he Office of the President (OP) will no longer move its domicile address to Orapa House subsequent to the completion of renovations, which were initially meant to transform the building for use by the top office address in the country.
BG News can reveal that although the tender will be awarded in two weeks, the Directorate of Intelligence Security Services (DISS) vetted the short listed companies and will supervise the renovations of the building as it is a high risk security area.
In 2014 Parliament agreed to release an amount of P292, 598 million following a proposal from the Office of the President.
BG News has it on good authority that the top two in the presidency, including the office of the Vice president and their immediate staff will remain housed at the current building, whilst all other ministries and departments which fall under the presidency will relocate.
This however will take time as Gaborone’s iconic building is still undergoing make up.
Speaking to BG News and confirming the above, the newly appointed Government Spokesperson, John- Thomas Dipowe said the tenders for the refurbishment will be awarded in a fortnight’s time and the project will be under the supervision of the DISS because of its security features.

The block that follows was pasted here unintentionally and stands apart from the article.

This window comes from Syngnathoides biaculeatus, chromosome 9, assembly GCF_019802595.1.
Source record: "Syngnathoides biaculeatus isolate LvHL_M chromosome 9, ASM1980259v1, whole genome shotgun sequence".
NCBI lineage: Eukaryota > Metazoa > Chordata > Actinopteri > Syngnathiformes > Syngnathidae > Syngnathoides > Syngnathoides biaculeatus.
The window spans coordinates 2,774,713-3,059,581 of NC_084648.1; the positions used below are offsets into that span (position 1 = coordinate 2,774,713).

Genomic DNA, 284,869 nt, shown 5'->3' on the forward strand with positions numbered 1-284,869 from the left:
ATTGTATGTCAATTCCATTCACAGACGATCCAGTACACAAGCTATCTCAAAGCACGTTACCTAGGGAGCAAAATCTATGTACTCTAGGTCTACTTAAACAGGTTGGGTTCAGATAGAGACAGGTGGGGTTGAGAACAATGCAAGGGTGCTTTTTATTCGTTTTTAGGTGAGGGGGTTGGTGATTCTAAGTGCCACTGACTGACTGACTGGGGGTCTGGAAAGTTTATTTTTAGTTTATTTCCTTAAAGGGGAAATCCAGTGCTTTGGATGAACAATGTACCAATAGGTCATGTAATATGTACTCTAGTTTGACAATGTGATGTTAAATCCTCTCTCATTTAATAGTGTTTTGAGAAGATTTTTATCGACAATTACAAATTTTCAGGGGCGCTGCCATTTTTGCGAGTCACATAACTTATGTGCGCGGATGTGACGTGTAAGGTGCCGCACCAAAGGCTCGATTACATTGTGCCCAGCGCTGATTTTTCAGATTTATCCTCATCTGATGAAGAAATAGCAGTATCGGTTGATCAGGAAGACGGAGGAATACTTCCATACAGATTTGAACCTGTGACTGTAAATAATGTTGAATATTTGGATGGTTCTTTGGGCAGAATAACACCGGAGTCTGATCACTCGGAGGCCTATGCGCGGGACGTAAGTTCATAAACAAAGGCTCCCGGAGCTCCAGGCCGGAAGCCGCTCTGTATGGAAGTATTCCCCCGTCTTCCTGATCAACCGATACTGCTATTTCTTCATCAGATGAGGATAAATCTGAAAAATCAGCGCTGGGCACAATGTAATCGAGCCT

The presidency could have long moved to Orapa House if government had its way. Twice the proposal was brought before Parliament and rejected on both occasions. It remains a mystery how Parliament which was initially reluctant to commit on the deal approved the P293 million deal in 2014.
BG News has been reliably informed that De Beers had previously offered Orapa House to government at a negotiated cost of P79 million, which escalated slightly to a little over P88 million as a result of inclusion of VAT.
But legislators were reluctant to approve the acquisition on two occasions arguing that the deal was not justifiable considering a tighter squeeze on the budget during the National Development Plan 10.
Legislators also argued strongly that Gaborone has an oversupply of office accommodation and that there was no urgency in acquiring the building as it ccould be budgeted for in the following financial year.
An initial snap evaluation placed the value of Orapa House at P76 million but a comprehensive valuation undertaken in late October 2012 estimated its market value at P74 million.